Having won five times over fences, including the Grade 1 Henry VIII Novices’ Chase at Sandown and the Grade 2 Shloer Chase at Cheltenham, eight-year-old has reverted to the smaller obstacles this season and enjoyed victories in the Welsh Champion Hurdle at Ffos Las and the Elite Hurdle at Wincanton.
King Said: “I’m going to wait and see what the weather does and he’s also got to do a little bit of work in the morning, so we’ll see how that goes.
“It’s obviously not long since the Fighting Fifth. He seems in good order, but I won’t make a decision until Thursday.”
Indefatigable, winner of the Martin Pipe Conditional Jockeys’ Handicap Hurdle at Cheltenham in March, giving trainer Paul Webber his first Festival winner, is set to return to Prestbury Park on Saturday in the Close Brothers’ Mares’ Handicap Hurdle at Cheltenham on Saturday.
She was raced over three miles for the first time at Kempton last month, finishing third, two-and-a-half lengths in a Listed mares’ hurdle behind Bannixtown Glory.
“It’s more than likely she’ll go to Cheltenham,” said Webber. “She’s got a lot of weight, but there’s nothing else for her at the moment and she always runs well there so I think that is probably the best place to go.
“She ran fine at Kempton. We probably didn’t make enough use of her. It turned into a sprint. Because it was her first time over three miles, we were probably a bit tentative and she ended up not having a hard race.”
Easysland will not be returning to Cheltenham on Friday in a bid for a back-to-back win in the Glenfarclas Cross Country Handicap Chase.
Last month the six-year-old, trained in France by David Cottin, disappointed when finishing fourth over course and distance, having gone off as the odd-on favourite.
Coittin said: “Firstly let me report that Easysland is fit and well, and I am very happy with the horse.
“Unfortunately, this weekend we won’t be going to Cheltenham to run in the Glenfarclas Cross Country Handicap Chase as I found it disappointing that the handicapper should see fit that we would meet the winner on 4lb worse terms despite being beaten by nine lengths, the second who beat us by four lengths, also on 4lb worse terms and the third horse on 1lb worse terms.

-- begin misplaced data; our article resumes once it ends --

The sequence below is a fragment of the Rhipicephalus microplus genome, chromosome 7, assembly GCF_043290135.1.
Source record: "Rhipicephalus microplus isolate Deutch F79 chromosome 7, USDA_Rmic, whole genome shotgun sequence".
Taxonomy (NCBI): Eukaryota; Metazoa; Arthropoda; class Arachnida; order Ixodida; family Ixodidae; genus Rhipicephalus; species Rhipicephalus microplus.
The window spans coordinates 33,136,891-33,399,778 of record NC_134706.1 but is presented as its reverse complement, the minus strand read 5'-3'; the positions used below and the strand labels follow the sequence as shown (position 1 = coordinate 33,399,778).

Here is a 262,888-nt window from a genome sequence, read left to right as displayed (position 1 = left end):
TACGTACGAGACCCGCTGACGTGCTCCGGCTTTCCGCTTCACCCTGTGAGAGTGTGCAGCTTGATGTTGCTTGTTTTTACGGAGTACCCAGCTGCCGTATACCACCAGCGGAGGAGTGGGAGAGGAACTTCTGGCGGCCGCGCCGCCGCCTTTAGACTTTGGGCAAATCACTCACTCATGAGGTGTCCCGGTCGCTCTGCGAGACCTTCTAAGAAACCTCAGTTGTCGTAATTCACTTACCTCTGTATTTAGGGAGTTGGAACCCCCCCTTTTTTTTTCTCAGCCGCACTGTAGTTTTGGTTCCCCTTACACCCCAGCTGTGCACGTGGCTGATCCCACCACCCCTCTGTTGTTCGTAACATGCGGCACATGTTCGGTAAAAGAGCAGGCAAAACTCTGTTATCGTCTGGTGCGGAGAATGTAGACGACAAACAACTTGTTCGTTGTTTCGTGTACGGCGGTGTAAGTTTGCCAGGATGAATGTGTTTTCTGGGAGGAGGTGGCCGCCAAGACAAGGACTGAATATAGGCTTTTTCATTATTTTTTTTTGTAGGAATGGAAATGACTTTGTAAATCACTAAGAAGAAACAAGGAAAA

Supasundae, winner of three Grade 1 races, has been retired after three lacklustre runs this season.
Trainer Jessica Harrington said: “We just haven’t been able to get him going this year. He hasn’t been jumping the way he can, so there is obviously something wrong with him somewhere. We just cannot put our finger on the problem.
“He owes us nothing and has been a super horse over the years. He’s been so consistent in all those big races for so long and we felt the time was right to retire him. He’s just not himself at all this season.”
His three wins at the highest level were last year’s Aintree Hurdle, and the Irish and Punchestown Champion Hurdles in 2018. He also won the Coral Cup at the Cheltenham Festival in 2017.
Betting and Bookmakers
The Culture Secretary Oliver Dowden has launched a major and wide-ranging review of gambling laws to ensure they are fit for the digital age as committed to in the manifesto.
Online restrictions, marketing and the powers of the Gambling Commission will be looked at as part of a call for evidence, to examine in detail how gambling has changed over the past 15 years.
Protections for online gamblers like stake and spend limits, advertising and promotional offers and whether extra protections for young adults are needed will all be explored.
The findings will be used to inform any changes to the Gambling Act 2005 to ensure customer protection is at the heart of the regulations, while giving those that gamble safely the freedom to do so.
The review will also look at evidence on the action customers can take where they feel operators have breached social responsibility requirements, such as intervening to protect customers showing clear signs of problematic play, and how to ensure children and young people are kept safe from gambling-related harm.
The Government says it recognises the need to balance the enjoyment people get from gambling with the right regulatory framework and protections.
Dowden (pictured) said the 2005 Gambling Act – which predated the use of smartphone – was an “analogue law in a digital age”, as he started a lengthy process that could reverse the provisions of the 2005 Act, introduced under Tony Blair’s premiership, which relaxed a number of controls on betting and gaming.
Dowden said: “From an era of having a flutter in a high-street bookmaker, casino, racecourse or seaside pier, the industry has evolved at breakneck speed.
”This comprehensive review will ensure we are tackling problem gambling in all its forms to protect children and vulnerable people. It will also help those who enjoy placing a bet to do so safely.”
The gambling lobby group, the Betting & Gaming Council (BGC), said the review “provides an important opportunity to drive further changes on safer gambling introduced by the industry in the past year”.
The industry has recently taken voluntary steps to demonstrate its commitment to protecting vulnerable gamblers, including a “whistle to whistle” ban on adverts while live matches are broadcast.
FRIDAY 11 DEC (1.00 – 4.00) ITV4
- 1.15 CF ROBERTS ELECTRICAL & MECHANICAL SERVICES MARES’ HANDICAP CHASE (CLASS 3)
- 1.50 FITZDARES CLUB LOVES PETERBOROUGH CHASE
- 2.25 INTERNATIONAL DECORATIVE SURFACES HANDICAP CHASE (Grade 3)
- 3.00 GLENFARCLAS CROSS COUNTRY HANDICAP CHASE (CLASS 2)
- 3.35 CITIPOST HANDICAP HURDLE (CLASS 2)
- 2.05 BANGOR ON DEE HANDICAP HURDLE (CLASS 3) (Challenger Stayers’ Hurdle Series Qualifier)
SATURDAY 12 DEC (1.30 – 4.00) ITV4
- 1.50 CASPIAN CAVIAR GOLD CUP HANDICAP CHASE (CLASS 1)
- 2.25 ALBERT BARTLETT NOVICES’ HURDLE (CLASS 1)
- 3.00 UNIBET INTERNATIONAL HURDLE (CLASS 1)
- 3.35 DECEMBER MARES’ HANDICAP HURDLE (CLASS 2)
- 2.05 bet365 DECEMBER NOVICES’ CHASE (Grade 2)
- 2.40 bet365 SUMMIT JUVENILE HURDLE (Grade 2)
- 3.15 bet365 HANDICAP CHASE (CLASS 2)